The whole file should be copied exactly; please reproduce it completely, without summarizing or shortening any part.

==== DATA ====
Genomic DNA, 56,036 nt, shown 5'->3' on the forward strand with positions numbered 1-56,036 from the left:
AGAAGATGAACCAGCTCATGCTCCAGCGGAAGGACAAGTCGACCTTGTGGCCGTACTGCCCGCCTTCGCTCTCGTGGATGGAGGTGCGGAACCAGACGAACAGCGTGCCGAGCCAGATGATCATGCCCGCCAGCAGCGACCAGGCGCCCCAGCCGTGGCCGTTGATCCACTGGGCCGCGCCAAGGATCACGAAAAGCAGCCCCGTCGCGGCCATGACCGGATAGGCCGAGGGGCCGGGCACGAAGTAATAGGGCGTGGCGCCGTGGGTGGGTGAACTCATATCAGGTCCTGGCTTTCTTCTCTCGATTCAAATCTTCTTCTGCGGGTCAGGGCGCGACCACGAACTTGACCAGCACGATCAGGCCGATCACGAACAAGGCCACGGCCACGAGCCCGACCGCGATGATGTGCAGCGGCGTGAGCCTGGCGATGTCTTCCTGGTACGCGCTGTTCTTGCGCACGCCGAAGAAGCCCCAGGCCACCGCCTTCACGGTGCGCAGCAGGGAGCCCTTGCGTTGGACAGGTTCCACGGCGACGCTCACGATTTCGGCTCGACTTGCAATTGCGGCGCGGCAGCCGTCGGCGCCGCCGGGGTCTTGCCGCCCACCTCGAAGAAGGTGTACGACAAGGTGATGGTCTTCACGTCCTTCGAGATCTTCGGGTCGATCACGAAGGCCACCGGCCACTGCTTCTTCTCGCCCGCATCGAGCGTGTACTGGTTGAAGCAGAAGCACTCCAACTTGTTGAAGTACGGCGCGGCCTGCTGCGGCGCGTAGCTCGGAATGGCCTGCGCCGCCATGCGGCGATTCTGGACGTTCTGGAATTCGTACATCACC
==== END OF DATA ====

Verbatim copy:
Genomic DNA, 56,036 nt, shown 5'->3' on the forward strand with positions numbered 1-56,036 from the left:
AGAAGATGAACCAGCTCATGCTCCAGCGGAAGGACAAGTCGACCTTGTGGCCGTACTGCCCGCCTTCGCTCTCGTGGATGGAGGTGCGGAACCAGACGAACAGCGTGCCGAGCCAGATGATCATGCCCGCCAGCAGCGACCAGGCGCCCCAGCCGTGGCCGTTGATCCACTGGGCCGCGCCAAGGATCACGAAAAGCAGCCCCGTCGCGGCCATGACCGGATAGGCCGAGGGGCCGGGCACGAAGTAATAGGGCGTGGCGCCGTGGGTGGGTGAACTCATATCAGGTCCTGGCTTTCTTCTCTCGATTCAAATCTTCTTCTGCGGGTCAGGGCGCGACCACGAACTTGACCAGCACGATCAGGCCGATCACGAACAAGGCCACGGCCACGAGCCCGACCGCGATGATGTGCAGCGGCGTGAGCCTGGCGATGTCTTCCTGGTACGCGCTGTTCTTGCGCACGCCGAAGAAGCCCCAGGCCACCGCCTTCACGGTGCGCAGCAGGGAGCCCTTGCGTTGGACAGGTTCCACGGCGACGCTCACGATTTCGGCTCGACTTGCAATTGCGGCGCGGCAGCCGTCGGCGCCGCCGGGGTCTTGCCGCCCACCTCGAAGAAGGTGTACGACAAGGTGATGGTCTTCACGTCCTTCGAGATCTTCGGGTCGATCACGAAGGCCACCGGCCACTGCTTCTTCTCGCCCGCATCGAGCGTGTACTGGTTGAAGCAGAAGCACTCCAACTTGTTGAAGTACGGCGCGGCCTGCTGCGGCGCGTAGCTCGGAATGGCCTGCGCCGCCATGCGGCGATTCTGGACGTTCTGGAATTCGTACATCACC